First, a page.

The most urgent issue with which REC has been dealing is the Climate & Energy Aid Guidelines (see draft-CEEAG ) which will place limitations on Member States’ freedom (1) to award state aid to renewable and low-carbon energy developments and (2) to compensate specific electro-intensive industries for the cost of levies intended to pay for that state aid. These CEEAGs are proposed to replace the current EEAGs but, as currently written, no longer include Industrial Gases in the list of sectors eligible for aid. This is technical, but let me share one number to illustrate the importance: the cost involved for our membership exceeds half a billion euros! Our experts met bi-weekly and exchanged hundreds of emails. We provided feedback to the European Commission, participated in the official consultation and reached out to the relevant Commission services and Commissioners’ cabinets. We were supported by national associations and other industry associations. We continue to advocate for inclusion of the Industrial Gases sector in CEEAG (see this infographic for our arguments) and we expect adoption of the final legislative proposal before the end of 2021.
Less urgently but of potentially greater significance, in July the European Commission’s ‘Fit for 55’ package of proposals was published. It contains a long list of proposed directives and regulations that are intended to bring EU policies into line with the target of 55% emissions reduction by 2030. Some of the proposals in the package would have significant implications, positive and negative, for our sector; this is particularly so for the proposed revisions of ‘RED 2’ & ‘ETS4’. Further, in December we expect the publication of the “Gas Package” which will complete the Commission’s slate of energy and environmental proposals that will be carried forward for debate and decision by the European Parliament and Council in the coming months.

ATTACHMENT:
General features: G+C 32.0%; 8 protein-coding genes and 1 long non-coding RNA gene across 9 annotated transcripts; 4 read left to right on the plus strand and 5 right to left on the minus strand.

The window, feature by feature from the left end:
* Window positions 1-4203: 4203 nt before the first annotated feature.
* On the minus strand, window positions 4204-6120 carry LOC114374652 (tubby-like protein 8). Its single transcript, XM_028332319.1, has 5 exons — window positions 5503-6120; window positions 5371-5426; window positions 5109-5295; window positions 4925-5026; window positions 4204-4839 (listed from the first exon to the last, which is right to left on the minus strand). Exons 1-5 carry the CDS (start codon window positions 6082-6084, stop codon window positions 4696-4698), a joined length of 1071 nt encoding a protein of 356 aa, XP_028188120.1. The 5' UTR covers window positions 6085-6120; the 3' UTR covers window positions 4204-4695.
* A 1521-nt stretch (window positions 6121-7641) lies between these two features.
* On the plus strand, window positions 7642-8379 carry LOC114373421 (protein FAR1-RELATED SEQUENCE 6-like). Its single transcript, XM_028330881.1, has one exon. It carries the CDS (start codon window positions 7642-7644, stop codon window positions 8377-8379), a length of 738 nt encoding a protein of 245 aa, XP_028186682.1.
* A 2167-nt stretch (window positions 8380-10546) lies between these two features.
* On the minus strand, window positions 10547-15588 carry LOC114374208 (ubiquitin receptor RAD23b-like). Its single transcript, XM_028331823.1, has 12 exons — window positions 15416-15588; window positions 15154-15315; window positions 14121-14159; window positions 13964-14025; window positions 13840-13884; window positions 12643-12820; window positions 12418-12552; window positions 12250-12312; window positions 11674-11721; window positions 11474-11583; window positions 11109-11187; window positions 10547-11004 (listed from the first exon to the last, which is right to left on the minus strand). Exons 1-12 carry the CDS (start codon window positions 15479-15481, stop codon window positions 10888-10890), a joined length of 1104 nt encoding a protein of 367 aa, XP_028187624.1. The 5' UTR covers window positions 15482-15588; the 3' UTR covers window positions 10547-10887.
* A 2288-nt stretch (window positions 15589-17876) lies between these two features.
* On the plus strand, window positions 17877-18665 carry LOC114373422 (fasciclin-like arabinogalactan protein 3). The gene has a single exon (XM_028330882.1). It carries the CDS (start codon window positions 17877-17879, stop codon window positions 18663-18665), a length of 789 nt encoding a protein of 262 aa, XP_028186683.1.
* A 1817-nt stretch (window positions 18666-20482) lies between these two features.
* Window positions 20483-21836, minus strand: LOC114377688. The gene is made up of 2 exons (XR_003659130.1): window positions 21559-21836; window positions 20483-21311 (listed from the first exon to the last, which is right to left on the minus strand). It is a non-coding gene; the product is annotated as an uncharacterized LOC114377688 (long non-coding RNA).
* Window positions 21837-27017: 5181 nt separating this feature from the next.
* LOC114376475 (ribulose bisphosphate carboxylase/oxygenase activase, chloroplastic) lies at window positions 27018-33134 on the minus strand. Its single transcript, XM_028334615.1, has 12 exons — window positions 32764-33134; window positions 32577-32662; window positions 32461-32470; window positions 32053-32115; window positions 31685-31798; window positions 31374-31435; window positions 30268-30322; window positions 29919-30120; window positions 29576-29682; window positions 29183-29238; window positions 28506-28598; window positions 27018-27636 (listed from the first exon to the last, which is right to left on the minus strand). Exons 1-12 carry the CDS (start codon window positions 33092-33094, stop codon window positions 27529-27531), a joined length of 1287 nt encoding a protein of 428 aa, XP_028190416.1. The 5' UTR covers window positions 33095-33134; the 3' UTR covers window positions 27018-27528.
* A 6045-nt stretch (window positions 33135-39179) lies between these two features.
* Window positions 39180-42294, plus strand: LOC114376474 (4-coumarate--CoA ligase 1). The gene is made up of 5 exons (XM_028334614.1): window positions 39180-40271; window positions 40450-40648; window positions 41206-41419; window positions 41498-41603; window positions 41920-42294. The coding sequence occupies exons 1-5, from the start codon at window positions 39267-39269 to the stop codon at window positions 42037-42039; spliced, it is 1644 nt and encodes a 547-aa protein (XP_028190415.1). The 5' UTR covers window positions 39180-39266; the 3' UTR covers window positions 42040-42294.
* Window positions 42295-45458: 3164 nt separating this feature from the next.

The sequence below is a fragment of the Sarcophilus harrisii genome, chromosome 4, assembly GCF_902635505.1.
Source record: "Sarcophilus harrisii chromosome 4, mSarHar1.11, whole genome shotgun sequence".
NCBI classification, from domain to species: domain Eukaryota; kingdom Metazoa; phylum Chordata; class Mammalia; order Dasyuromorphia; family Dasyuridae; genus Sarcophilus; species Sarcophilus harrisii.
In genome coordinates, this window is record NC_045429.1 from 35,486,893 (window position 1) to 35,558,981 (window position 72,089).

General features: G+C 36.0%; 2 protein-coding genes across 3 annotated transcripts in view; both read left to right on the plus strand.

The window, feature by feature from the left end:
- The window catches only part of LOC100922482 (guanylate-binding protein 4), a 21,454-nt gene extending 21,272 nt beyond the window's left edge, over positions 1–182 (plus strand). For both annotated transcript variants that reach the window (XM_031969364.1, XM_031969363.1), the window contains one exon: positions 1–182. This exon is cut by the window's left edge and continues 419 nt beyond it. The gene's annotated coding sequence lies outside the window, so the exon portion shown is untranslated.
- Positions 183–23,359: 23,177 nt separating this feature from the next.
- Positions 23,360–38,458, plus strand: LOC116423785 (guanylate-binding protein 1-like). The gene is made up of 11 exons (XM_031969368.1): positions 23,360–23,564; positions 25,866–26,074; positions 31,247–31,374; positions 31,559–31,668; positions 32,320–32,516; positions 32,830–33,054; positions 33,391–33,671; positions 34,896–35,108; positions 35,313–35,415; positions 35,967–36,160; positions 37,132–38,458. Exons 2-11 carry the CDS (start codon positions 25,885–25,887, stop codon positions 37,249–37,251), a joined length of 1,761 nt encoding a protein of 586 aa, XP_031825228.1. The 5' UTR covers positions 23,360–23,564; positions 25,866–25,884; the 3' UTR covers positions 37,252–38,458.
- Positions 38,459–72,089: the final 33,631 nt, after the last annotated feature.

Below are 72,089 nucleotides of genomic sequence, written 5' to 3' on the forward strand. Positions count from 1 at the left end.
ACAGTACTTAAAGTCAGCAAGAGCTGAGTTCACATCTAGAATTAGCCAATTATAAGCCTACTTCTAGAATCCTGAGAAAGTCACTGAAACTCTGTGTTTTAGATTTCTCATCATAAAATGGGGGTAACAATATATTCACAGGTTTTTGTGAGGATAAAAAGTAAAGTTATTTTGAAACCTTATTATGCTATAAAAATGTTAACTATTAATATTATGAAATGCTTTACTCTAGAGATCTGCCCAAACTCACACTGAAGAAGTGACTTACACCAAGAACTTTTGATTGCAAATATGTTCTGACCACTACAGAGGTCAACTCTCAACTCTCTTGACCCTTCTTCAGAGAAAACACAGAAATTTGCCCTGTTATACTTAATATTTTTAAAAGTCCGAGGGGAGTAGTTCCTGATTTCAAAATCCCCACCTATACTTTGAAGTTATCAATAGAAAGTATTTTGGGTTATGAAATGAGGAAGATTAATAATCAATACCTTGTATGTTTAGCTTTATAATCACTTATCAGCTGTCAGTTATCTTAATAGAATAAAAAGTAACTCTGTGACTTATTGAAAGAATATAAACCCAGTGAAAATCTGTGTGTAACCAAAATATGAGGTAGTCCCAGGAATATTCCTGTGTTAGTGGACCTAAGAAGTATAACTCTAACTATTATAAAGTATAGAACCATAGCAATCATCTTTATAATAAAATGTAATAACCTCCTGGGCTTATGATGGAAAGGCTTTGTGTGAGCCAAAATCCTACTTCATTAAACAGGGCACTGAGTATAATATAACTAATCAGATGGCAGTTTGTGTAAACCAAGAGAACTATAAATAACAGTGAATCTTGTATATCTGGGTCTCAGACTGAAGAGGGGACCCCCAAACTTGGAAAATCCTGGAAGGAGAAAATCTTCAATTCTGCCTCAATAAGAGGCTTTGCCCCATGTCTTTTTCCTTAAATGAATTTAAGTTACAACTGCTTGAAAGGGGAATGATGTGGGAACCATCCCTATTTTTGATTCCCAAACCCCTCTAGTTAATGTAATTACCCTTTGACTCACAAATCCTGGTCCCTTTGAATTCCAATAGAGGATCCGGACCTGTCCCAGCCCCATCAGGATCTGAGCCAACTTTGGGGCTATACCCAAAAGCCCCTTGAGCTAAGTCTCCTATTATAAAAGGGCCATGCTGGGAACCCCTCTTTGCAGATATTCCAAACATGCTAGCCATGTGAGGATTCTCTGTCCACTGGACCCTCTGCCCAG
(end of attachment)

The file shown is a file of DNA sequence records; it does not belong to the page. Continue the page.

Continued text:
Many readers will also be aware of the difficult discussions between the Commission and some Member States on the ‘Taxonomy’. The implications for industrial gases are more complex than can properly be represented in this short report but readers should be aware that REC is following developments and will intervene when appropriate to support the interests of our sector.
It is clear that REC will be busy in 2022, with its broad objectives being:
to maintain a level playing field between insourced and outsourced industrial gases production, supported by the argument that the efficiency gains from outsourced production can and do support the achievement of energy and climate ambitions;
to highlight the benefits arising from private hydrogen networks to ensure customers have access to the required purity and reliability of supply;
to ensure recognition of ASUs as key underpinnings of industrial decarbonisation.
EU policies are changing fast. On the one hand, these policy developments bring into sharp focus how the skills of EIGA members will become more and more critical if climate ambitions are to be met. On the other hand, some of these policy proposals have the potential to undermine key aspects of our traditional business model.